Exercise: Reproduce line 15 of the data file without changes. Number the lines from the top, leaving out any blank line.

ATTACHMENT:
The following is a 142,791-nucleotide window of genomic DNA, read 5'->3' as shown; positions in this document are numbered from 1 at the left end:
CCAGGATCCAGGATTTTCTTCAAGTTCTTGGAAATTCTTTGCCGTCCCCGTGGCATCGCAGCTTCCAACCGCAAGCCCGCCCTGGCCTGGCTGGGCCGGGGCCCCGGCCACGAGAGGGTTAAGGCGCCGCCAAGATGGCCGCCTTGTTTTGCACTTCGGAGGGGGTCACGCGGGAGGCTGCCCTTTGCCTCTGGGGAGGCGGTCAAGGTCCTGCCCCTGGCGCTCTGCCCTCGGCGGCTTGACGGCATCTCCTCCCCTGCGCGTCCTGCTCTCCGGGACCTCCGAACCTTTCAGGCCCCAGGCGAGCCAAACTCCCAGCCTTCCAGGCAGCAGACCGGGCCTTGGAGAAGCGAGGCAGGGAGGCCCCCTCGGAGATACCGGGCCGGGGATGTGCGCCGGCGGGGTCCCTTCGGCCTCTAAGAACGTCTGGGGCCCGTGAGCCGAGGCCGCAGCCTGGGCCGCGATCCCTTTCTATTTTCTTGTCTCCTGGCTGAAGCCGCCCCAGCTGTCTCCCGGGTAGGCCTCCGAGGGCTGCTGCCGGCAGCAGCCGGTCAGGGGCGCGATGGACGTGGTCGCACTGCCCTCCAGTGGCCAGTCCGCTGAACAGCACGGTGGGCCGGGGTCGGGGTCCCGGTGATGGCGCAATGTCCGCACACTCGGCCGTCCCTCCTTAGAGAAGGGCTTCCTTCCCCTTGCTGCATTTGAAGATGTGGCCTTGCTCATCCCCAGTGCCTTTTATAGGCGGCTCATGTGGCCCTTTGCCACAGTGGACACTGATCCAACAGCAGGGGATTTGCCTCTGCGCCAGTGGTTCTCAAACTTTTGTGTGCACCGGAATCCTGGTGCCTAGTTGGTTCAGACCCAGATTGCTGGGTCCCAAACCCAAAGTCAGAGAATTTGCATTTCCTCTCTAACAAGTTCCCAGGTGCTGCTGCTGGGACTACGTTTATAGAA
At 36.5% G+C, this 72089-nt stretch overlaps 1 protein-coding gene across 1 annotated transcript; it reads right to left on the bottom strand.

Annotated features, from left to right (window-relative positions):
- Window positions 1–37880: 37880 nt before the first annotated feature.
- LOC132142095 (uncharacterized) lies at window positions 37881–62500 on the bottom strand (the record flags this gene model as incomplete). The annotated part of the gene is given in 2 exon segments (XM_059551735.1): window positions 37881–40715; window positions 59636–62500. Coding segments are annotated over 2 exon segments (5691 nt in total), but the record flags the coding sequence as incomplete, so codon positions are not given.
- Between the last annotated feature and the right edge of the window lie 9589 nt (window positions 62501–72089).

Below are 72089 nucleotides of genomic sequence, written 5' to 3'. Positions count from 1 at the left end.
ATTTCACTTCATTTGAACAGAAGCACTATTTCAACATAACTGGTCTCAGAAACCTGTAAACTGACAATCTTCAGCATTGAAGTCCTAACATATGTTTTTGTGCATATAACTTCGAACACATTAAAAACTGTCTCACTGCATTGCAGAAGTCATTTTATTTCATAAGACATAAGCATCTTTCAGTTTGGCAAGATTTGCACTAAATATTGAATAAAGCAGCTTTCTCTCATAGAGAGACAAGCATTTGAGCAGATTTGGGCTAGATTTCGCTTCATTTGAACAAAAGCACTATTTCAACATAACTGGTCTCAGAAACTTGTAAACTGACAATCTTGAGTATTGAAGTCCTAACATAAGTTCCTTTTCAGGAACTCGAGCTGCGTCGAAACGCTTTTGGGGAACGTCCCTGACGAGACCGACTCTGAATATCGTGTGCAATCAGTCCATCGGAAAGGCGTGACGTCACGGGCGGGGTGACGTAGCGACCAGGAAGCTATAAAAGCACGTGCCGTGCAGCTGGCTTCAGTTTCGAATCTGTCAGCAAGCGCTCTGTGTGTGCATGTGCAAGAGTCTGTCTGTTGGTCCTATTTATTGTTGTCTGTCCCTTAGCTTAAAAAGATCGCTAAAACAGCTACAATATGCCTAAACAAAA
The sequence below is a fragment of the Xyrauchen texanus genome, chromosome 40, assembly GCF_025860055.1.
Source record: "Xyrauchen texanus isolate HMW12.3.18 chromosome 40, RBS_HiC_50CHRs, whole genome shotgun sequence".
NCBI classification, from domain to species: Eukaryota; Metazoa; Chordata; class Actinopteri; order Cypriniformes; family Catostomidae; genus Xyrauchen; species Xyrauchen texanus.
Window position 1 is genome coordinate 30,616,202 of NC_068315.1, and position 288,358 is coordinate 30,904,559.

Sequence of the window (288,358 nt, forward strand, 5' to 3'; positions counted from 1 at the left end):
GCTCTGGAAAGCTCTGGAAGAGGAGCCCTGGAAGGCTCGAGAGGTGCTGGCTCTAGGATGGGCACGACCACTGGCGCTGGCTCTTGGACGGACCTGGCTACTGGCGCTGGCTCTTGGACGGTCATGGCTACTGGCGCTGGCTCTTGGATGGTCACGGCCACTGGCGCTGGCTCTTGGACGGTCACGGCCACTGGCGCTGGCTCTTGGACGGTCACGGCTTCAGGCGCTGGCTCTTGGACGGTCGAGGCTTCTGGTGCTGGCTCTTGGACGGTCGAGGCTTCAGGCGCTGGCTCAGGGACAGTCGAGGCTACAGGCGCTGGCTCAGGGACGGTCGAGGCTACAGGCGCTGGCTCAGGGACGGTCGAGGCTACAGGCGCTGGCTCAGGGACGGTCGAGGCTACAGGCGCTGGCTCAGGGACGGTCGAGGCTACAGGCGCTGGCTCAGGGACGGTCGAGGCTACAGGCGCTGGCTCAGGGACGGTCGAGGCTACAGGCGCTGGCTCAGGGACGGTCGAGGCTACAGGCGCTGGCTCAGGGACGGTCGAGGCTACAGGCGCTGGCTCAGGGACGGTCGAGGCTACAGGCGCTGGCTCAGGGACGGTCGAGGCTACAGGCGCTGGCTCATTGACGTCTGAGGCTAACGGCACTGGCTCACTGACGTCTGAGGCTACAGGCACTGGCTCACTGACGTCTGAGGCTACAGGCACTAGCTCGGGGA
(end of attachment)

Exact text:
GCTCTGGAAAGCTCTGGAAGAGGAGCCCTGGAAGGCTCGAGAGGTGCTGGCTCTAGGATGGGCACGACCACTGGCGCTGGCTCTTGGACGGACCTGGCTACTGGCGCTGGCTCTTGGACGGTCATGGCTACTGGCGCTGGCTCTTGGATGGTCACGGCCACTGGCGCTGGCTCTTGGACGGTCACGGCCACTGGCGCTGGCTCTTGGACGGTCACGGCTTCAGGCGCTGGCTCTTGGACGGTCGAGGCTTCTGGTGCTGGCTCTTGGACGGTCGAGGCTTCAGGCGCTGGCTCAGGGACAGTCGAGGCTACAGGCGCTGGCTCAGGGACGGTCGAGGCTACAGGCGCTGGCTCAGGGACGGTCGAGGCTACAGGCGCTGGCTCAGGGACGGTCGAGGCTACAGGCGCTGGCTCAGGGACGGTCGAGGCTACAGGCGCTGGCTCAGGGACGGTCGAGGCTACAGGCGCTGGCTCAGGGACGGTCGAGGCTACAGGCGCTGGCTCAGGGACGGTCGAGGCTACAGGCGCTGGCTCAGGGACGGTCGAGGCTACAGGCGCTGGCTCAGGGACGGTCGAGGCTACAGGCGCTGGCTCAGGGACGGTCGAGGCTACAGGCGCTGGCTCATTGACGTCTGAGGCTAACGGCACTGGCTCACTGACGTCTGAGGCTACAGGCACTGGCTCACTGACGTCTGAGGCTACAGGCACTAGCTCGGGGA